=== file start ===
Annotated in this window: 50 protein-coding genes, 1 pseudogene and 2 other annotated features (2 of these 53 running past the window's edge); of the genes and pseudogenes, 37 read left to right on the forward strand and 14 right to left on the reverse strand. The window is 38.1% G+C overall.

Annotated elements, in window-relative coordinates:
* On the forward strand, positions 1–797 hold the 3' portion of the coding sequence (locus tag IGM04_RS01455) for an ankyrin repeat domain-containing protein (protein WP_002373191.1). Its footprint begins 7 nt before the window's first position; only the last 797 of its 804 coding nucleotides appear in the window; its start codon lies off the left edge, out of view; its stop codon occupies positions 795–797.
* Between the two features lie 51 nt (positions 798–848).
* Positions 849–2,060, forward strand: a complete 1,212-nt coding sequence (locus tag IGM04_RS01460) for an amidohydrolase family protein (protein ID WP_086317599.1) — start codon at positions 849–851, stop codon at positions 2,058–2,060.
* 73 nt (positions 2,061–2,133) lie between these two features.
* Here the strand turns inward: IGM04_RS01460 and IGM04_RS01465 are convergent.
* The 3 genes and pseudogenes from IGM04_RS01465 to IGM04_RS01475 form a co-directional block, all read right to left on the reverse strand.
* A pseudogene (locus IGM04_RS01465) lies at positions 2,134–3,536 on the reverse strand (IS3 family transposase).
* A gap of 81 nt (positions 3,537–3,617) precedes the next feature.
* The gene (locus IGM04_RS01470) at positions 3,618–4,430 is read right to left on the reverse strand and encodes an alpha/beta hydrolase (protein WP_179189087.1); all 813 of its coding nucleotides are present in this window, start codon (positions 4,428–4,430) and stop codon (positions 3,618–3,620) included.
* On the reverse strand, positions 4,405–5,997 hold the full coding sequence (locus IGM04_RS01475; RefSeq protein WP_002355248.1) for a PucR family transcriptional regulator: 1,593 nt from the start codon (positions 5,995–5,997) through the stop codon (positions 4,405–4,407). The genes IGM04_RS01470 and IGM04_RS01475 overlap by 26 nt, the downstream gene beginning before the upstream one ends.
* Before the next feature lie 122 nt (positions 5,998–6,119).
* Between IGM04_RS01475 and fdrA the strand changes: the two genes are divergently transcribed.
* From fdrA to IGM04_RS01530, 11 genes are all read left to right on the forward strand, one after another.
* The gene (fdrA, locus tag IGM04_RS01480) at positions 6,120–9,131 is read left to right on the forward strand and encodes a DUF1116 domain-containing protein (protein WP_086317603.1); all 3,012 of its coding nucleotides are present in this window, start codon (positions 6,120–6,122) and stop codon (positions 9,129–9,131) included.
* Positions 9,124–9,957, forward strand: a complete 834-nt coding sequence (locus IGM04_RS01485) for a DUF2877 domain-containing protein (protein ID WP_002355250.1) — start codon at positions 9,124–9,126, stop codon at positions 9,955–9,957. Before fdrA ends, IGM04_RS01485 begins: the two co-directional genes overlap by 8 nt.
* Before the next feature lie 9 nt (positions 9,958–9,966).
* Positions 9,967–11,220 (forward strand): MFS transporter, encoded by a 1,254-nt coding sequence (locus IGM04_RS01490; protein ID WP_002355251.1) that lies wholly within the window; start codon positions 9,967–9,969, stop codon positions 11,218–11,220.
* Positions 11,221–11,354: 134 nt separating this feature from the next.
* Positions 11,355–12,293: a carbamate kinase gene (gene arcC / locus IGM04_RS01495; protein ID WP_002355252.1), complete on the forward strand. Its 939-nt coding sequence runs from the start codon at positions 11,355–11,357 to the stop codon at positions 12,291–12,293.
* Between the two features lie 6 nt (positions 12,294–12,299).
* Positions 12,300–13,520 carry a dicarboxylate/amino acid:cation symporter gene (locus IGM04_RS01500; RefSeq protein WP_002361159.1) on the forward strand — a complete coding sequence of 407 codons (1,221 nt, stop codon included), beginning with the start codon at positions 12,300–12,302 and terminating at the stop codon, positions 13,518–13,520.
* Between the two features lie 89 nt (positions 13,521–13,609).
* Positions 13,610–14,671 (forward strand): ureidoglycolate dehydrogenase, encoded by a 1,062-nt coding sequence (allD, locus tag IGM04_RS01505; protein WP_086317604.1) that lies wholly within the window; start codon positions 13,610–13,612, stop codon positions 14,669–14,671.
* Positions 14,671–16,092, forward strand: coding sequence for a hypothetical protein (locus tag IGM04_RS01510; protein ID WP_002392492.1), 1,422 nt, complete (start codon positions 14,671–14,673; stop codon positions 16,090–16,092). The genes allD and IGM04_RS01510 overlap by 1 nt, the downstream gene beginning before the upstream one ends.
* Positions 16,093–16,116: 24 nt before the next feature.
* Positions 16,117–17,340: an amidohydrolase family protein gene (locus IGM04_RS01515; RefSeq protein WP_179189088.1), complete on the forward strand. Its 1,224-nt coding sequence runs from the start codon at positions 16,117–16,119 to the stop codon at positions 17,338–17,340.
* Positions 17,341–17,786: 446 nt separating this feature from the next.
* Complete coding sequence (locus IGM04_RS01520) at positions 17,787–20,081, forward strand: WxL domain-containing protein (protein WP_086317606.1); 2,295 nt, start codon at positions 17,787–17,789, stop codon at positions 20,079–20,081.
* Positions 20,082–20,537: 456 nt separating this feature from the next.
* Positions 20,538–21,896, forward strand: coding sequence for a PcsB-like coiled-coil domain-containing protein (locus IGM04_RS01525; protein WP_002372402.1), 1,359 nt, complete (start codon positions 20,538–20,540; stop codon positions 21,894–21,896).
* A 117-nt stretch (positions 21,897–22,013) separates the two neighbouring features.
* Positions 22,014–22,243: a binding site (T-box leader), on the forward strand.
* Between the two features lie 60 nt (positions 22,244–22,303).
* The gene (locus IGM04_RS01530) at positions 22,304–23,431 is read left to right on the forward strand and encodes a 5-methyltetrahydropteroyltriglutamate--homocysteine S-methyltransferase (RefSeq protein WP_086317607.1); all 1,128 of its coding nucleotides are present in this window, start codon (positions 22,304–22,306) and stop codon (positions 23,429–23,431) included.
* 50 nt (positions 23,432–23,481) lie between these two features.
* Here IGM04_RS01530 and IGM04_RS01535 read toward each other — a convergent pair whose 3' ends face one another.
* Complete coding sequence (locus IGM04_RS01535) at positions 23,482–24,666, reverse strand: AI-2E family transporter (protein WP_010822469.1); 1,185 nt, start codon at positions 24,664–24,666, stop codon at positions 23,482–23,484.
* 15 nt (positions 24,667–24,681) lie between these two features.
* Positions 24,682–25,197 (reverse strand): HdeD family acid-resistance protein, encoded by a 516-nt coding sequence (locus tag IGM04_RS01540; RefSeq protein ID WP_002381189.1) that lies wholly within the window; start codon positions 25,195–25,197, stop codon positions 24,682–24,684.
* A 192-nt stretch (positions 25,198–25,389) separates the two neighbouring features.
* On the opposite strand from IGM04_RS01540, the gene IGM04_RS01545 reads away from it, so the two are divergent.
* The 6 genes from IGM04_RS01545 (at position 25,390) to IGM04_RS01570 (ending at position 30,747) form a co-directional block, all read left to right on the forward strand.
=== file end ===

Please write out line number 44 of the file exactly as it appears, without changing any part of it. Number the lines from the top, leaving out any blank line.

* The 6 genes from IGM04_RS01545 (at position 25,390) to IGM04_RS01570 (ending at position 30,747) form a co-directional block, all read left to right on the forward strand.